While in grad school, Hana dabbled in the education program before deciding she was ready to leap continents. Like many of us, she had to be given permission. Her advisor pointed out that Hana’s “wear your heart on your sleeve” attitude (read: jaw-dropping boredom) in the K-5 methods courses weren’t really doing anyone any favors, and gently suggested that it was okay for her to quit the program. This brought her great relief, so she promptly skipped town. Munich or bust.

This is grit (and not the kind you eat…although, if you have any, I’d like some). I like the word grit. It’s concrete, both as a verb and an adjective. Hana possesses the gritty perseverance and hardiness needed to succeed at something you’re not entirely good at. It’s like waving your hand over plants to prepare them for the elements. Most people have to have that done for them; Hana does it herself, and none of her decisions, including becoming an expatriate musician in Germany, seem to have remotely fazed her (I may re-interview her and dig a little deeper here; time will tell).

  • AMmaven
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Bad Things Happen in 3s: The Return of the Ravin’ Maven

Well, Hello.

I’ll keep this one short, because priorities. 

  1. I’m back to writing.
  2. I’m not dead of broken knees or dreams, but Academia has left a considerably sour taste in my mouth (which is definitely not the garlicky BBQ I had for dinner, although that didn’t help).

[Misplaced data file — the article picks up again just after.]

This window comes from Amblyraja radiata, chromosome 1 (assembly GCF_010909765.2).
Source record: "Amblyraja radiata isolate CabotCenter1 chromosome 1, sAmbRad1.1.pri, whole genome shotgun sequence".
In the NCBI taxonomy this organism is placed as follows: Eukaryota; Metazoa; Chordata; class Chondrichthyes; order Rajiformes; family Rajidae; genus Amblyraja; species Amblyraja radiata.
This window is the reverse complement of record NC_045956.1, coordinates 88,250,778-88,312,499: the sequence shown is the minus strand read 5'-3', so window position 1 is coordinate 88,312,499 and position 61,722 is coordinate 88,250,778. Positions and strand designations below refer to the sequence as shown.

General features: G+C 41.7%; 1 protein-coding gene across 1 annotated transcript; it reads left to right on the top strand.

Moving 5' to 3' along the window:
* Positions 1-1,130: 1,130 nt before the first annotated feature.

3. I’ve started a project that I have yet to fully name, but for now will tag as either:
    1. Unsung
      and/or
    2. EGBDFail (Every Good Boy Does Fail)
      because unless it’s a Mac or an Oreo, labels mean nothing and and there isn’t a shortcut for “hybrid journalism / blog / writing / preservation of knowledge / sociology experiment / community project.” Unless there is, in which case, you should tweet me. 
    3. I’ve committed, at least for now, to writing and sharing Number 3, but will not hold myself to any arbitrary deadlines or meaningless rules, other than that I will eventually finish the project (unlike the many things I’ve tried to knit, but come on. Anyone who can watch Unbreakable Kimmy Schmidt and craft AND count should be burned at the stake for witchery).

See you soon.

  • The Maven
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Things I Want to Say Re: The Last Six Months

RE: The Last Six Months.

If I could write a letter to the fickle flock of geese that is/was the Last Six Months, I’d say a lot of things, such as:

Thanks for the downright tropical Christmas weather. Drinking margaritas while wearing exercise shorts was a very mid-Missouri way to celebrate the coming of Christ. 

and

Where in hades are all my missing socks? Because it’s winter and the mismatched look only works if you do it on purpose. Plus, wearing socks in varying degrees of thickness and texture is sort of like driving your grandma’s car – your feet feel way off and things smell kind of funny.

and